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CHIBE Behavioral Economics Symposium Closes Seven-Year Research Program

The University of Pennsylvania LDI Center for Health Incentives and Behavioral Economics’ 2016 Behavioral Economics and Health Symposium was both a spotlight on the latest research work as well as the conclusion of a Robert Wood Johnson Foundation and Donaghue Foundation funded program that began seven years ago. CHIBE played a lead role in the initiative whose goal was to explore the ways behavioral economics principles might be applied to health-related behaviors. Read more at LDI eMagazine.

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Sugary Drinks – You’ve Been Warned

What policymakers can learn from research While a tax on sugary drinks is grabbing the headlines in Philadelphia, several cities and states are exploring other interventions to curb the consumption of sugary drinks, and hopefully reap health benefits. One such proposal is to put warning labels on sugary drinks, or on the advertising for them, calling out adverse health effects, particularly obesity, diabetes and tooth decay. A San Francisco ordinance, which requires publicly displayed advertising for sugary drinks to devote 20 percent of the ad to a warning label, was scheduled to take effect this summer but is on hold…

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Warning Labels May Discourage Teens from Purchasing Sugary Drinks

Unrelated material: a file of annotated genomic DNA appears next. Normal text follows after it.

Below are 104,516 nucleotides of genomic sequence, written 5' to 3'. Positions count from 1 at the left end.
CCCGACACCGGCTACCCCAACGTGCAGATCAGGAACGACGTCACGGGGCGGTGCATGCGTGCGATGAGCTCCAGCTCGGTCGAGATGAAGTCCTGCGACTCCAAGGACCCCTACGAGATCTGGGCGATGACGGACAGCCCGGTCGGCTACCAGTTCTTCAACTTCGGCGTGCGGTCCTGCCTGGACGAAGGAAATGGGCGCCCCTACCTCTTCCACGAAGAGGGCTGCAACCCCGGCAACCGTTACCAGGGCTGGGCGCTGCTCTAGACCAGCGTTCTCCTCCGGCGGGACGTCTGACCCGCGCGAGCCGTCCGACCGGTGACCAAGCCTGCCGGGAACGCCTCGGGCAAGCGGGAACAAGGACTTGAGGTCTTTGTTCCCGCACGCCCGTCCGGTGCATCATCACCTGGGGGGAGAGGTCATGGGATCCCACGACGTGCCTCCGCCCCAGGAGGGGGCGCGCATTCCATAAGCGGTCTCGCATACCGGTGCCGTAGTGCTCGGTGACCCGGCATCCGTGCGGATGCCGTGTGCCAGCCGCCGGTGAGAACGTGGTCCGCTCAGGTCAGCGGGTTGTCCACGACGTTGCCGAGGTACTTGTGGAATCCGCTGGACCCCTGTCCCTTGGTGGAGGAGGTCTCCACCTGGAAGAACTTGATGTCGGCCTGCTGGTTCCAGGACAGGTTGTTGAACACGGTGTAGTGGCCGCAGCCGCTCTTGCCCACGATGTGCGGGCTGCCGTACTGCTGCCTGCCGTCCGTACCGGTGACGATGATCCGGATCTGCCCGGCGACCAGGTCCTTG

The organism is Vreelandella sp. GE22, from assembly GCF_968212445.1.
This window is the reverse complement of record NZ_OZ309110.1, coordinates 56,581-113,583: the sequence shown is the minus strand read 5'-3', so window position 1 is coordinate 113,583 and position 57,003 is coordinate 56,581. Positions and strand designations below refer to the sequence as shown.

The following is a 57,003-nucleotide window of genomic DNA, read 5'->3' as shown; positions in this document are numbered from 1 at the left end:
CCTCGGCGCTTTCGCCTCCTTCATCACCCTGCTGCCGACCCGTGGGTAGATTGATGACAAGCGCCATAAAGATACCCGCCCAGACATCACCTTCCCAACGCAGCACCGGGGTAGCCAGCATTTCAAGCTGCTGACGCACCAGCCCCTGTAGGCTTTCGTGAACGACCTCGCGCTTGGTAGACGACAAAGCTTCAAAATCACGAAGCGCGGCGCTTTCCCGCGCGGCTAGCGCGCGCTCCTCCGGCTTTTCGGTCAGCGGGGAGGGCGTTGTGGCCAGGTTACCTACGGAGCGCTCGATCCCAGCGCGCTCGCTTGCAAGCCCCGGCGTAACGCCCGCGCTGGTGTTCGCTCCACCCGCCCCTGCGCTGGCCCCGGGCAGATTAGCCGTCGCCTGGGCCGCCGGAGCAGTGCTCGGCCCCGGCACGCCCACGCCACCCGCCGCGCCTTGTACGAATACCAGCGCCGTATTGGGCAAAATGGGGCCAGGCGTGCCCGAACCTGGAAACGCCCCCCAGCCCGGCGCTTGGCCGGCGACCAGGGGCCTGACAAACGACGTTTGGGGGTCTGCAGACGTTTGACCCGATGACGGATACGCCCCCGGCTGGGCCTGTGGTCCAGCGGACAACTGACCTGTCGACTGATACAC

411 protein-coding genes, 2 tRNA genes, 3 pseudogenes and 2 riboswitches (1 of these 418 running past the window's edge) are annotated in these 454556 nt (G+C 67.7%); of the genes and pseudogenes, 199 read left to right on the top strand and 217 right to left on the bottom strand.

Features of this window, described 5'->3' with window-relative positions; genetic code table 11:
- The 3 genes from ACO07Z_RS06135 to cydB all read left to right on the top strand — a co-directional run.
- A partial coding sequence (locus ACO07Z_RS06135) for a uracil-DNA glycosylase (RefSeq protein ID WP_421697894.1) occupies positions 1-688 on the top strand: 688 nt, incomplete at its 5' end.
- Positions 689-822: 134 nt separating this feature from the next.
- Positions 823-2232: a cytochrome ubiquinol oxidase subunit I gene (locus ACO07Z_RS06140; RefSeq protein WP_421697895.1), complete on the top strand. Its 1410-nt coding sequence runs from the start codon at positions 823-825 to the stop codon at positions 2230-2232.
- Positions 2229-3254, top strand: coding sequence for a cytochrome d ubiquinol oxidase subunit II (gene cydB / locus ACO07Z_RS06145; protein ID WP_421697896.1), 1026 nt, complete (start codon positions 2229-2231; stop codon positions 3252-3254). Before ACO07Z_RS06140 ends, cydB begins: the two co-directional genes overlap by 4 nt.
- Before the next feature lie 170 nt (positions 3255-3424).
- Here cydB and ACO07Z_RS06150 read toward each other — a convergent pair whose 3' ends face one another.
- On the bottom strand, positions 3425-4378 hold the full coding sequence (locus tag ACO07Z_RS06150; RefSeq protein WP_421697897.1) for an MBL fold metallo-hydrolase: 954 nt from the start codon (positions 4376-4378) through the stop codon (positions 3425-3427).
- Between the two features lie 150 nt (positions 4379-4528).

Source: Forbes, New York Daily News,, U.S. News & World Report,  Knowledge@Wharton Radio, Times of India, American Heart Association, Nutrition Insight, Penn Medicine News, Health Day, Daily Mail, Healthy Food America, PreventObesity.Net,, Pourqui Docteur,  AJMC, India TV News, Medical Xpress, Beverage Daily, LDI Health Policy$ense, September 8, 2016 Teens are more than 15 percent less likely to say they would purchase soft drinks and other sugary drinks that include health warning labels, according to a new CHIBE study conducted by Christina Roberto, PhD and Eric Van Epps, PhD of the Psychology of Eating and Consumer Health Lab. The…

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Warning Labels May Deter Parents From Purchasing Sugar-sweetened Beverages for Kids

Sources: CBS News, US News & World Report, TIME, Fox News,, Penn Medicine News, HealthDay, Medical News Today, WebMD, Medical Daily, Doctors Lounge, Medical Xpress, Capital Wired, NewsMax, International Business Times, January 14, 2016 An article published in Pediatrics by lead author Christina Roberto, PhD, found that warning labels on sugar-sweetened beverages may deter parents from purchasing them. Roberto commented that “Some states have introduced bills requiring SSBs to display health warning labels, but to date, there is little data to suggest how labels might influence purchasing habits, or which labels may be the most impactful.” She notes that their findings are similar to those from studies that examined the effects…